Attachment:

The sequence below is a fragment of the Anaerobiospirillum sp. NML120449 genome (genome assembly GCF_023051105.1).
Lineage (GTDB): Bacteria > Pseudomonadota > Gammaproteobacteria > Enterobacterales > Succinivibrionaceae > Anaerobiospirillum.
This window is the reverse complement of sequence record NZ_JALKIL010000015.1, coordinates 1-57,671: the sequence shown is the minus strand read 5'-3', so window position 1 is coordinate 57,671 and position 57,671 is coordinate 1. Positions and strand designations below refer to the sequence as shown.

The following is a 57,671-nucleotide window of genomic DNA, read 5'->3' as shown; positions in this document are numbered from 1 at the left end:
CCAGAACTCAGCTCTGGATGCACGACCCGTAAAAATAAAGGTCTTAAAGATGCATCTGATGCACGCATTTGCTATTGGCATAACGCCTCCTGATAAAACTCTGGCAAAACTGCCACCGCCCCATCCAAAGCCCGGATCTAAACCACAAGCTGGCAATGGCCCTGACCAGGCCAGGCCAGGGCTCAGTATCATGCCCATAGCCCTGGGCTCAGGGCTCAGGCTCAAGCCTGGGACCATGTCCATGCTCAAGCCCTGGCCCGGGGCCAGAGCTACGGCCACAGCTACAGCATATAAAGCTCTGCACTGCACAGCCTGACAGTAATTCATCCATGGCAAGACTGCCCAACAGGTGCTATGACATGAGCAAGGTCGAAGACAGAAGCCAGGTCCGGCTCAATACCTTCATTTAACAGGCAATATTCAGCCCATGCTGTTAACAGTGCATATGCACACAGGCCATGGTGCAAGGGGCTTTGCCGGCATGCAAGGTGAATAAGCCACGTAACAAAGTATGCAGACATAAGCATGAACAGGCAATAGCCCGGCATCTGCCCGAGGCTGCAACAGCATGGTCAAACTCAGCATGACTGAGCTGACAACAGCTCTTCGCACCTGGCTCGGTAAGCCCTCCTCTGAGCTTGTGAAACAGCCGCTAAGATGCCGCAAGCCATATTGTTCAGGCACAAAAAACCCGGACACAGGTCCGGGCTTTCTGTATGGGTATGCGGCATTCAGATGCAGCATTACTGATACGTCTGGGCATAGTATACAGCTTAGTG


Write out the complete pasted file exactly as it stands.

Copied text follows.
The sequence below is a fragment of the Anaerobiospirillum sp. NML120449 genome (genome assembly GCF_023051105.1).
Lineage (GTDB): Bacteria > Pseudomonadota > Gammaproteobacteria > Enterobacterales > Succinivibrionaceae > Anaerobiospirillum.
This window is the reverse complement of sequence record NZ_JALKIL010000015.1, coordinates 1-57,671: the sequence shown is the minus strand read 5'-3', so window position 1 is coordinate 57,671 and position 57,671 is coordinate 1. Positions and strand designations below refer to the sequence as shown.

The following is a 57,671-nucleotide window of genomic DNA, read 5'->3' as shown; positions in this document are numbered from 1 at the left end:
CCAGAACTCAGCTCTGGATGCACGACCCGTAAAAATAAAGGTCTTAAAGATGCATCTGATGCACGCATTTGCTATTGGCATAACGCCTCCTGATAAAACTCTGGCAAAACTGCCACCGCCCCATCCAAAGCCCGGATCTAAACCACAAGCTGGCAATGGCCCTGACCAGGCCAGGCCAGGGCTCAGTATCATGCCCATAGCCCTGGGCTCAGGGCTCAGGCTCAAGCCTGGGACCATGTCCATGCTCAAGCCCTGGCCCGGGGCCAGAGCTACGGCCACAGCTACAGCATATAAAGCTCTGCACTGCACAGCCTGACAGTAATTCATCCATGGCAAGACTGCCCAACAGGTGCTATGACATGAGCAAGGTCGAAGACAGAAGCCAGGTCCGGCTCAATACCTTCATTTAACAGGCAATATTCAGCCCATGCTGTTAACAGTGCATATGCACACAGGCCATGGTGCAAGGGGCTTTGCCGGCATGCAAGGTGAATAAGCCACGTAACAAAGTATGCAGACATAAGCATGAACAGGCAATAGCCCGGCATCTGCCCGAGGCTGCAACAGCATGGTCAAACTCAGCATGACTGAGCTGACAACAGCTCTTCGCACCTGGCTCGGTAAGCCCTCCTCTGAGCTTGTGAAACAGCCGCTAAGATGCCGCAAGCCATATTGTTCAGGCACAAAAAACCCGGACACAGGTCCGGGCTTTCTGTATGGGTATGCGGCATTCAGATGCAGCATTACTGATACGTCTGGGCATAGTATACAGCTTAGTG